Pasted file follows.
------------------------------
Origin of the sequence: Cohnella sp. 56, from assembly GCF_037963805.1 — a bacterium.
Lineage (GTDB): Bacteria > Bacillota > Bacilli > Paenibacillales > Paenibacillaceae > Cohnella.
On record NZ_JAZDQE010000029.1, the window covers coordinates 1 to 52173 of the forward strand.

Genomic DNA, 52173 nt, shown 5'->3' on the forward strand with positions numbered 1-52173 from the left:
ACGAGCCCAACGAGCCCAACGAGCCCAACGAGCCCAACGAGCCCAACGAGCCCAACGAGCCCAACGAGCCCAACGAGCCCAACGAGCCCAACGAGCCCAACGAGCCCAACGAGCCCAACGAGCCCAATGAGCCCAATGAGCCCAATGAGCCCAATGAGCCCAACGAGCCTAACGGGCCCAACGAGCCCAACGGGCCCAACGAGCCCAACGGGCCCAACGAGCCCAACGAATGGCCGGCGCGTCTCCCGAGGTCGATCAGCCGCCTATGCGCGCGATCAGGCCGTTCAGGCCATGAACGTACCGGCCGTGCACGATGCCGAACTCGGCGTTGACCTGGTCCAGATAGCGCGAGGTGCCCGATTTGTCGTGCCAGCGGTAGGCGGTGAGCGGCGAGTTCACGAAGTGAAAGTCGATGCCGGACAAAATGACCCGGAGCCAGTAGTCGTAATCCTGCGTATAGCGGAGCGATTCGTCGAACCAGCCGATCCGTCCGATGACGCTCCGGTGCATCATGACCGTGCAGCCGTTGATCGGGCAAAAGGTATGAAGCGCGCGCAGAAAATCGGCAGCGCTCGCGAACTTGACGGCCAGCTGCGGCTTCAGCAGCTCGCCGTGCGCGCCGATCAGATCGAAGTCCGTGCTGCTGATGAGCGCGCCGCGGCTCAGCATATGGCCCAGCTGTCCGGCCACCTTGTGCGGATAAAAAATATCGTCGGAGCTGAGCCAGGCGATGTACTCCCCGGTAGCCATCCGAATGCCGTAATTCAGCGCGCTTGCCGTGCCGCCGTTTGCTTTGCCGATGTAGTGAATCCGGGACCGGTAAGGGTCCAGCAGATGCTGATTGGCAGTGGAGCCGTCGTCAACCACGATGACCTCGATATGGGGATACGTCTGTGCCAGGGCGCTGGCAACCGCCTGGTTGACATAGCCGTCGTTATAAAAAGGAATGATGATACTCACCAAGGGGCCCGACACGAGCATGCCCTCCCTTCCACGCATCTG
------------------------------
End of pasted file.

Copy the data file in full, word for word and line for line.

Origin of the sequence: Cohnella sp. 56, from assembly GCF_037963805.1 — a bacterium.
Lineage (GTDB): Bacteria > Bacillota > Bacilli > Paenibacillales > Paenibacillaceae > Cohnella.
On record NZ_JAZDQE010000029.1, the window covers coordinates 1 to 52173 of the forward strand.

Genomic DNA, 52173 nt, shown 5'->3' on the forward strand with positions numbered 1-52173 from the left:
ACGAGCCCAACGAGCCCAACGAGCCCAACGAGCCCAACGAGCCCAACGAGCCCAACGAGCCCAACGAGCCCAACGAGCCCAACGAGCCCAACGAGCCCAACGAGCCCAACGAGCCCAACGAGCCCAATGAGCCCAATGAGCCCAATGAGCCCAATGAGCCCAACGAGCCTAACGGGCCCAACGAGCCCAACGGGCCCAACGAGCCCAACGGGCCCAACGAGCCCAACGAATGGCCGGCGCGTCTCCCGAGGTCGATCAGCCGCCTATGCGCGCGATCAGGCCGTTCAGGCCATGAACGTACCGGCCGTGCACGATGCCGAACTCGGCGTTGACCTGGTCCAGATAGCGCGAGGTGCCCGATTTGTCGTGCCAGCGGTAGGCGGTGAGCGGCGAGTTCACGAAGTGAAAGTCGATGCCGGACAAAATGACCCGGAGCCAGTAGTCGTAATCCTGCGTATAGCGGAGCGATTCGTCGAACCAGCCGATCCGTCCGATGACGCTCCGGTGCATCATGACCGTGCAGCCGTTGATCGGGCAAAAGGTATGAAGCGCGCGCAGAAAATCGGCAGCGCTCGCGAACTTGACGGCCAGCTGCGGCTTCAGCAGCTCGCCGTGCGCGCCGATCAGATCGAAGTCCGTGCTGCTGATGAGCGCGCCGCGGCTCAGCATATGGCCCAGCTGTCCGGCCACCTTGTGCGGATAAAAAATATCGTCGGAGCTGAGCCAGGCGATGTACTCCCCGGTAGCCATCCGAATGCCGTAATTCAGCGCGCTTGCCGTGCCGCCGTTTGCTTTGCCGATGTAGTGAATCCGGGACCGGTAAGGGTCCAGCAGATGCTGATTGGCAGTGGAGCCGTCGTCAACCACGATGACCTCGATATGGGGATACGTCTGTGCCAGGGCGCTGGCAACCGCCTGGTTGACATAGCCGTCGTTATAAAAAGGAATGATGATACTCACCAAGGGGCCCGACACGAGCATGCCCTCCCTTCCACGCATCTG